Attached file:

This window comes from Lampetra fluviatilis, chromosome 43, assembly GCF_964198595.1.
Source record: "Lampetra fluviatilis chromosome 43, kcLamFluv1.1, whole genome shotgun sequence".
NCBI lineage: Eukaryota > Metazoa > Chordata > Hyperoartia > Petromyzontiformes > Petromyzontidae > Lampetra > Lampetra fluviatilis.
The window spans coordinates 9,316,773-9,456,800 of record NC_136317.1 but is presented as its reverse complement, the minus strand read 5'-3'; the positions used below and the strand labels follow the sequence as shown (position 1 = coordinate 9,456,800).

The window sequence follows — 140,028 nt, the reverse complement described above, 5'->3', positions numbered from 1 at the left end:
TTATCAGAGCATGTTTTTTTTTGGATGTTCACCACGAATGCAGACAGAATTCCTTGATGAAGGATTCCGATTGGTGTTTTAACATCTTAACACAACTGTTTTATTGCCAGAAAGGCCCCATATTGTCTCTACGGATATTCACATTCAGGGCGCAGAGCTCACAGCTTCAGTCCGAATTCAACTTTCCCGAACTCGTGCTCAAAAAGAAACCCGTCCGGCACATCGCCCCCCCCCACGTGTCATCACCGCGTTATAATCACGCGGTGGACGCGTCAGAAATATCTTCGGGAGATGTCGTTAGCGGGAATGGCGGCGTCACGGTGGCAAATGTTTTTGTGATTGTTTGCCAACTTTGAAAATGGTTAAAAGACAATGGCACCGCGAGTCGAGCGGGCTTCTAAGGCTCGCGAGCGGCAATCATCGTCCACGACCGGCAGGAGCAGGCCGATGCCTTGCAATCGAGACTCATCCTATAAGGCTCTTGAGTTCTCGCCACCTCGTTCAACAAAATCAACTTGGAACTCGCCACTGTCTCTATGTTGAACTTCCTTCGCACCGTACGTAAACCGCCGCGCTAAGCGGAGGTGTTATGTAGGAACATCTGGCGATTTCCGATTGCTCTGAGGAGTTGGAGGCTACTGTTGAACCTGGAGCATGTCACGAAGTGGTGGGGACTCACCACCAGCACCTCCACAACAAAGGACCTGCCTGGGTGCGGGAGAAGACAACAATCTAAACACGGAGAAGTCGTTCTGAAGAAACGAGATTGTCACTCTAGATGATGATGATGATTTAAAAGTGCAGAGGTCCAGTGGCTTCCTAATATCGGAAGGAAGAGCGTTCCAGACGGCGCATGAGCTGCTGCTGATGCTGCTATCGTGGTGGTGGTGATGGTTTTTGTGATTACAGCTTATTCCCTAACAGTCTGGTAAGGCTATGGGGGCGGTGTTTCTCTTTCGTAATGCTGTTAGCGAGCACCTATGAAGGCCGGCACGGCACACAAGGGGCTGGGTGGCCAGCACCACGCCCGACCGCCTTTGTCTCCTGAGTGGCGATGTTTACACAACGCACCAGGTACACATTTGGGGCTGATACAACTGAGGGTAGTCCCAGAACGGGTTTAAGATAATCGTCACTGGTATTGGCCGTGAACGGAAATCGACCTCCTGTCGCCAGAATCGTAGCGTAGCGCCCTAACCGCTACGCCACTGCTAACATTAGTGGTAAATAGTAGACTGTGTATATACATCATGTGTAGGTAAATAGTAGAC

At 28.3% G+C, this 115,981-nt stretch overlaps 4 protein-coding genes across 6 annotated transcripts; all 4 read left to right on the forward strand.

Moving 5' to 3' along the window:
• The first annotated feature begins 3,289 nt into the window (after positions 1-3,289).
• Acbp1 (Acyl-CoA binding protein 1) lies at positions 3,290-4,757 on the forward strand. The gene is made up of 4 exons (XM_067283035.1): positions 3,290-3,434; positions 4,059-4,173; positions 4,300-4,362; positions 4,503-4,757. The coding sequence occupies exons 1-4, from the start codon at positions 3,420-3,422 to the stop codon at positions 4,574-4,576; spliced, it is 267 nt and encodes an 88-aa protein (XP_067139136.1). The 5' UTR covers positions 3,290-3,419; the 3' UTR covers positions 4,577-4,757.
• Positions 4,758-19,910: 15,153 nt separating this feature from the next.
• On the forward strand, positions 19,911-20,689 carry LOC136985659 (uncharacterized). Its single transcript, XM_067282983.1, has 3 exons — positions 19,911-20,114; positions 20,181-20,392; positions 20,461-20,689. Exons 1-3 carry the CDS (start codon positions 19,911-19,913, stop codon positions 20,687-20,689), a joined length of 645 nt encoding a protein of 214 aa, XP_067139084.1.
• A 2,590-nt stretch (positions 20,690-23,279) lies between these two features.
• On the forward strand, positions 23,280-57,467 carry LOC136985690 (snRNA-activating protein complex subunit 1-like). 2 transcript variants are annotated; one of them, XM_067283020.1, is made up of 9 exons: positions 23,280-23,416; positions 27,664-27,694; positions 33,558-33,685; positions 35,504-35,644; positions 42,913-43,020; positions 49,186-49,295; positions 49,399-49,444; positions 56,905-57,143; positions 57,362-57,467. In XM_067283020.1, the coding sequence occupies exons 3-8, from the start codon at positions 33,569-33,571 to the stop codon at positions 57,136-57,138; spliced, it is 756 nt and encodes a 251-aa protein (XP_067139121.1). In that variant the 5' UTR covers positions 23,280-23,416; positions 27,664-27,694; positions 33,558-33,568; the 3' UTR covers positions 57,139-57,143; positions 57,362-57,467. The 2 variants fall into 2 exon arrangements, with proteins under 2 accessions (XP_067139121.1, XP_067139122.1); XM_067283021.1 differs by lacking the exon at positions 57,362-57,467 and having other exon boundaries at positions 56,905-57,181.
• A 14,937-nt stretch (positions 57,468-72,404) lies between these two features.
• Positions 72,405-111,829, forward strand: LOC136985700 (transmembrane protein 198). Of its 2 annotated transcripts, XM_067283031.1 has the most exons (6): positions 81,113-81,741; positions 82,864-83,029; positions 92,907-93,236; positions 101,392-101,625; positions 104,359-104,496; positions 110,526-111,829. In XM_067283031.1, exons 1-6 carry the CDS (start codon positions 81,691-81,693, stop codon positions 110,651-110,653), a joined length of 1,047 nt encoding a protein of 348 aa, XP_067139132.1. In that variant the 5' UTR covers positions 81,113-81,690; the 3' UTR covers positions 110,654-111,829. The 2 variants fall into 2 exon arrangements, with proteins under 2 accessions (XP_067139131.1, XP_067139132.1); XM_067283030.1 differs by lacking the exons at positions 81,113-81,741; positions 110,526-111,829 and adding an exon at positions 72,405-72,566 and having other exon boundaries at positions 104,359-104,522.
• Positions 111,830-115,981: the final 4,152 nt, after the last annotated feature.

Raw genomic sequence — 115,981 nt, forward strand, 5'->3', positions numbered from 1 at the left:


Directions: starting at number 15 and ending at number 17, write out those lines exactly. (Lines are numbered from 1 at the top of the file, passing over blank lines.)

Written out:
• A 14,937-nt stretch (positions 57,468-72,404) lies between these two features.
• Positions 72,405-111,829, forward strand: LOC136985700 (transmembrane protein 198). Of its 2 annotated transcripts, XM_067283031.1 has the most exons (6): positions 81,113-81,741; positions 82,864-83,029; positions 92,907-93,236; positions 101,392-101,625; positions 104,359-104,496; positions 110,526-111,829. In XM_067283031.1, exons 1-6 carry the CDS (start codon positions 81,691-81,693, stop codon positions 110,651-110,653), a joined length of 1,047 nt encoding a protein of 348 aa, XP_067139132.1. In that variant the 5' UTR covers positions 81,113-81,690; the 3' UTR covers positions 110,654-111,829. The 2 variants fall into 2 exon arrangements, with proteins under 2 accessions (XP_067139131.1, XP_067139132.1); XM_067283030.1 differs by lacking the exons at positions 81,113-81,741; positions 110,526-111,829 and adding an exon at positions 72,405-72,566 and having other exon boundaries at positions 104,359-104,522.
• Positions 111,830-115,981: the final 4,152 nt, after the last annotated feature.